Bolivia: The democracy of the privileged besieged by participatory democracy

Jubenal Quispe, September 5, 2007

Democracy in danger! A totalitarian regime is upon us! We must defend democracy! These and many other trite slogans are recited mechanically by the feudal “lords” of the traditional political machines in Bolivia. Do they think Bolivians are still the imbeciles of yesterday? Maybe Athena (the goddess of the intelligentsia), as a punishment, has paralyzed their minds and sterilized their discursive creativity! After all, the damage they are doing to Bolivia is bereft of divine mercy.

We are told that there is no democracy, when Bolivian participatory democracy is in fine health. We are told that totalitarianism is rampant, when the totalitarianism of the neoliberal minorities was routed at the ballot boxes. We are told to defend their corrupt representative democracy, when what we have to promote is our inclusive participatory democracy.

If truth be told what is endangered is the democracy that crowned Bolivia as a world champion in corruption, that turned its politics into a fine art of theft and plunder of natural resources. That democracy is at death’s door, in intensive care, mourned by its promoters and beneficiaries as they begin to lose their privileges and can no longer hide the stench of human blood that pervades their ill-gotten wealth.

For them, democracy means being in the Government. Now, deprived of their faithful financial servants and state infirmaries for their businesses, it follows that their democracy is in danger. When the landlords are expelled from the ministries of agriculture and development, and when their democratic banquet comes to an end, they beseech the angels with mechanical chants of “Democracy yes, Dictatorship no!”

Branco, Manfred and Oscar are nervous

Branco Marinkovic is nervous because he is dogged by the harshness of the Law. Will he be able to demonstrate the legality of the 27,000 hectares of land that he holds in Guarayos? He knows that his peons in the civic committees of the “half moon”, including the workers of the Prefecture of Cochabamba, the City Hall and the St. Francis Xavier university of Sucre, are not a sufficient shield to protect him from the Law. That’s why he has decided, in fact, to convert the civic committees into the counter-revolutionary political party in Bolivia.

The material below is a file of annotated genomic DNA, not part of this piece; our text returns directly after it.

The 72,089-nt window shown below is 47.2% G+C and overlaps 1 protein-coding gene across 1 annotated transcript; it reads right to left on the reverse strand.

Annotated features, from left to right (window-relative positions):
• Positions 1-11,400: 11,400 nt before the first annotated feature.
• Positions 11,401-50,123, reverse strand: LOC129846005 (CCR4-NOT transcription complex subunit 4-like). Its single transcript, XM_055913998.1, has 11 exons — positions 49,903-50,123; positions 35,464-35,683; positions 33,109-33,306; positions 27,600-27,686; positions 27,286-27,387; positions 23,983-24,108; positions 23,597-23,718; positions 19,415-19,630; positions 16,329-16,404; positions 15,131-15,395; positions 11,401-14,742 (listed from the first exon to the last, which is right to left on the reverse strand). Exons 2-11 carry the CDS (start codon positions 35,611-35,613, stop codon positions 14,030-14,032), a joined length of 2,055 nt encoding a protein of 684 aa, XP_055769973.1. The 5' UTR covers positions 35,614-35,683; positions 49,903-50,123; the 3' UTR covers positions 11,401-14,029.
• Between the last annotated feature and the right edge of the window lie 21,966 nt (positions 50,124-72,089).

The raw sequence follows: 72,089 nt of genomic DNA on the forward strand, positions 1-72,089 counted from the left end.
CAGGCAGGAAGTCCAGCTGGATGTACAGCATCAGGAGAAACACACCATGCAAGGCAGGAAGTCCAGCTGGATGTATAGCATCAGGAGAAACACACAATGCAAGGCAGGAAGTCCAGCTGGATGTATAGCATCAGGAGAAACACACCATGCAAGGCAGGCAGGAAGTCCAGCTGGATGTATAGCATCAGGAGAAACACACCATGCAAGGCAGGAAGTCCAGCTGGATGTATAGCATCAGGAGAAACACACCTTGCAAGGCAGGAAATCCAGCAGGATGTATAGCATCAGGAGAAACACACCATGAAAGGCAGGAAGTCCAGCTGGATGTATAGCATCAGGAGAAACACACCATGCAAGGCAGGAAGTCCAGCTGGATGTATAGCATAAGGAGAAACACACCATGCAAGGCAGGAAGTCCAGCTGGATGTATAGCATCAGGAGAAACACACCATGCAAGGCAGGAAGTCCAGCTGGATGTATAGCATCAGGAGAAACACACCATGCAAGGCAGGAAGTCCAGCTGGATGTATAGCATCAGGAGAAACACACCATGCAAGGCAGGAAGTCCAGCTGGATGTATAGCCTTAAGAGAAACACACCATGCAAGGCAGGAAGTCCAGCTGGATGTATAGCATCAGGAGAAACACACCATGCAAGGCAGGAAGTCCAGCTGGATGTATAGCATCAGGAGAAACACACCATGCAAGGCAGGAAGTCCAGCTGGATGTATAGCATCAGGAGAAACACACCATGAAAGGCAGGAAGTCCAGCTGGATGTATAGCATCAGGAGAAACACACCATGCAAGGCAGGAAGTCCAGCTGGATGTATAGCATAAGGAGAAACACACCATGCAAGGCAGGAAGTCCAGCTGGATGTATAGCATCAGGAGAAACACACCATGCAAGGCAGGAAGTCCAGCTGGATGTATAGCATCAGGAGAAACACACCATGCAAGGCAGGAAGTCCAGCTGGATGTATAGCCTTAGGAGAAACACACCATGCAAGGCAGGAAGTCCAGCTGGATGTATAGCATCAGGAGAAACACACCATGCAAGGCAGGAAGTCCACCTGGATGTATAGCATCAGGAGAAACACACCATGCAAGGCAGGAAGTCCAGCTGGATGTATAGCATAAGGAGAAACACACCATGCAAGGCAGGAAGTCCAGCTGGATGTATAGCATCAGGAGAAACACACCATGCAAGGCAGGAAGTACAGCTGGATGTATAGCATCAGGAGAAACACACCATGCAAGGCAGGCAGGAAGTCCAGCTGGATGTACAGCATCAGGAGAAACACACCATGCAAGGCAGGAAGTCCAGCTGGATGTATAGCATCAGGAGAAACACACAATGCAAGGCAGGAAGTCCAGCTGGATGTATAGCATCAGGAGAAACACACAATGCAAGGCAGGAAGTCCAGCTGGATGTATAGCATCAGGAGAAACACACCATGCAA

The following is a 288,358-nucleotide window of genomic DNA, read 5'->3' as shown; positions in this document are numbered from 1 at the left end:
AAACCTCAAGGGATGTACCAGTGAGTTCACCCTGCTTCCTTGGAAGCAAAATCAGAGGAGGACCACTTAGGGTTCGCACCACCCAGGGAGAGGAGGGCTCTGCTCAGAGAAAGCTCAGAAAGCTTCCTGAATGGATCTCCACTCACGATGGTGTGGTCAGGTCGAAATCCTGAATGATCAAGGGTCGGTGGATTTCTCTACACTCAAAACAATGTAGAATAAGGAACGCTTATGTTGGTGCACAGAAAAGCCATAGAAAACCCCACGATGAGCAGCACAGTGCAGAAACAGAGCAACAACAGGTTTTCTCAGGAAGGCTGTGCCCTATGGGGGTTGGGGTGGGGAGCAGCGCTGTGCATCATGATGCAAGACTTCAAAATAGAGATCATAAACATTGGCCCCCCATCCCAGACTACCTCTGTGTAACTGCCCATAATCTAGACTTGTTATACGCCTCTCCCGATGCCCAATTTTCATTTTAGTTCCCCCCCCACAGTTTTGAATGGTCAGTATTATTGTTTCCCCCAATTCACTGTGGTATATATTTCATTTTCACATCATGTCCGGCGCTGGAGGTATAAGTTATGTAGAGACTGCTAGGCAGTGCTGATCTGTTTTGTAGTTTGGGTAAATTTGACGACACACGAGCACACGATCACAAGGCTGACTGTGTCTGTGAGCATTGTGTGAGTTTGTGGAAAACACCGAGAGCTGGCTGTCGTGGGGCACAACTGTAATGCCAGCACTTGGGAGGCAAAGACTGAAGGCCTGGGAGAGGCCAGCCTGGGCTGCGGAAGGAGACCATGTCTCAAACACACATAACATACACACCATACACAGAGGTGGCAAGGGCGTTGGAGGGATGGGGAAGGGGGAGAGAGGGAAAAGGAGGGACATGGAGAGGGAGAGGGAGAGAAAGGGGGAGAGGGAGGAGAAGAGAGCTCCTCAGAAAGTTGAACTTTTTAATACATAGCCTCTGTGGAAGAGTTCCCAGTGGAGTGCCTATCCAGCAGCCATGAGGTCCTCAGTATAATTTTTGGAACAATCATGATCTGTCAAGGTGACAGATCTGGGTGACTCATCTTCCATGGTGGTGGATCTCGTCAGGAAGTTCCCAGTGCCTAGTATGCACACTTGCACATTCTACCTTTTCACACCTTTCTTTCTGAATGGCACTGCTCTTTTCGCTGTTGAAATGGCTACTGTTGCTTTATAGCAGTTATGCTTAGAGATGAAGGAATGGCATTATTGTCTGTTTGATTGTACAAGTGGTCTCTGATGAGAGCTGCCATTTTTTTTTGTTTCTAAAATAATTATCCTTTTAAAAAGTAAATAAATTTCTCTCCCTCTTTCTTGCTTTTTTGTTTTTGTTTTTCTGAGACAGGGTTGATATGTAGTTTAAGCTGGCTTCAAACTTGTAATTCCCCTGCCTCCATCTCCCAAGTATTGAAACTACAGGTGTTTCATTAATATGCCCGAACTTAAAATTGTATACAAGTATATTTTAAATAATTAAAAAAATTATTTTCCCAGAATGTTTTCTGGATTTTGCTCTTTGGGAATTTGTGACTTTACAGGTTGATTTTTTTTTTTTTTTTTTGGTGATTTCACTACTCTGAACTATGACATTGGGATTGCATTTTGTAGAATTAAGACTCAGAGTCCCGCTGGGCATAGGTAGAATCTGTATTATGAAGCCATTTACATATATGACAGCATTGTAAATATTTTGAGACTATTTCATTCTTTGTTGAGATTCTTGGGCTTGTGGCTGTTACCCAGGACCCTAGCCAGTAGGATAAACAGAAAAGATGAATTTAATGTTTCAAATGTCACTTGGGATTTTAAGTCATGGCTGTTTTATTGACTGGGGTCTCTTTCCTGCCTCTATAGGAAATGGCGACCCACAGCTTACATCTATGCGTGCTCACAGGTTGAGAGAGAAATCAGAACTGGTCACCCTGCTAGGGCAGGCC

Manfred Reyes Villa is very nervous too. How will the captain be able to demonstrate, under the Law, the “legality” of his economic inheritance, valued at many millions, when the Marcelo Quiroga Santa Cruz Law[1] comes into force? If García Meza and Gonzalo Sánchez had had the opportunity to overthrow Evo Morales, Manfred would have allied with his former partners. But for now he is simply clamouring desperately for the resignation of the President. They say that the anti-corruption fight is to the corrupt and immoral ones what holy water is to the peons of Lucifer.

Oscar Zurita, president of the non-existent Civic Committee of Cochabamba, suffers the same chronic paranoia. Zurita knows that the nationalization of ELFEC [Empresa de Luz y Fuerza Eléctrica de Cochabamba] is inevitable. As inevitable as his losing the 18% of the shares that are “his” in this electrical power company.

What is the Government waiting for in order to act?

The democracy of the privileged minorities collapsed with the emergence of the excluded majorities. The democratic banquet of the rich has been disrupted by the militant engagement of the hungry. The peace for the rich is threatened by the hunger for bread of the impoverished. The democracy of capital is being cleansed through the legitimate cultural and ethnic pluralism that is budding throughout the country. The “democratic” tyranny of the savage hordes of the urban civic committees has been unmasked by the active and persevering non-violent mysticism of the social and indigenous movements. The democracy of the privileged is collapsing like a house of cards while its promoters and beneficiaries are sucked into the whirlpool of existential desperation.

When they asked for autonomy in order to halt the process of the Constituent Assembly, they were given an overdose of autonomies. They demanded a two-thirds majority, which was conceded to them. Last January, they set Cochabamba alight with the fratricidal confrontation that cost four lives (whose souls await them in the beyond) and they boast about their impunity. They used a sector of the people of Sucre as cannon fodder and useful idiots in order to carry out crimes, and there is no state that dares lay a hand on them. They kick, beat, rob and kill the poor and there is no state authority to be seen. They demand dialogue and, when they are convoked, they don’t come. Could it be that their eyes are blinded by the light of truth?

What is the central government waiting for in order to exercise the monopoly of force confered on it by law? Are they waiting for the country to be divided into two, as the mayor of Santa Cruz clearly proclaimed, before acting with a firm hand? Or is it that the lying media dictatorship, in “defence of (corrupt) democracy”, has also had its desired effect on the central government?

Jubenal Quispe is a journalist and activist with the Tribuna Boliviana cyberforum.

Translated by Richard Fidler


[1] Marcelo Quiroga Santa Cruz was a Socialist party candidate for president of Bolivia, and a Congressman representing Cochabamba, when he was kidnapped and murdered in 1980 by the dictatorship of Luis Garcia Meza. The Marcelo Quiroga Santa Cruz law, a MAS government bill, calls for increased governmental transparency and investigations in the fortunes of past and present public officials. The bill, officially entitled the “Struggle against Corruption, Illegal Enrichment and Fortune Investigation”, also establishes a National Commission to investigate crimes. – Translator

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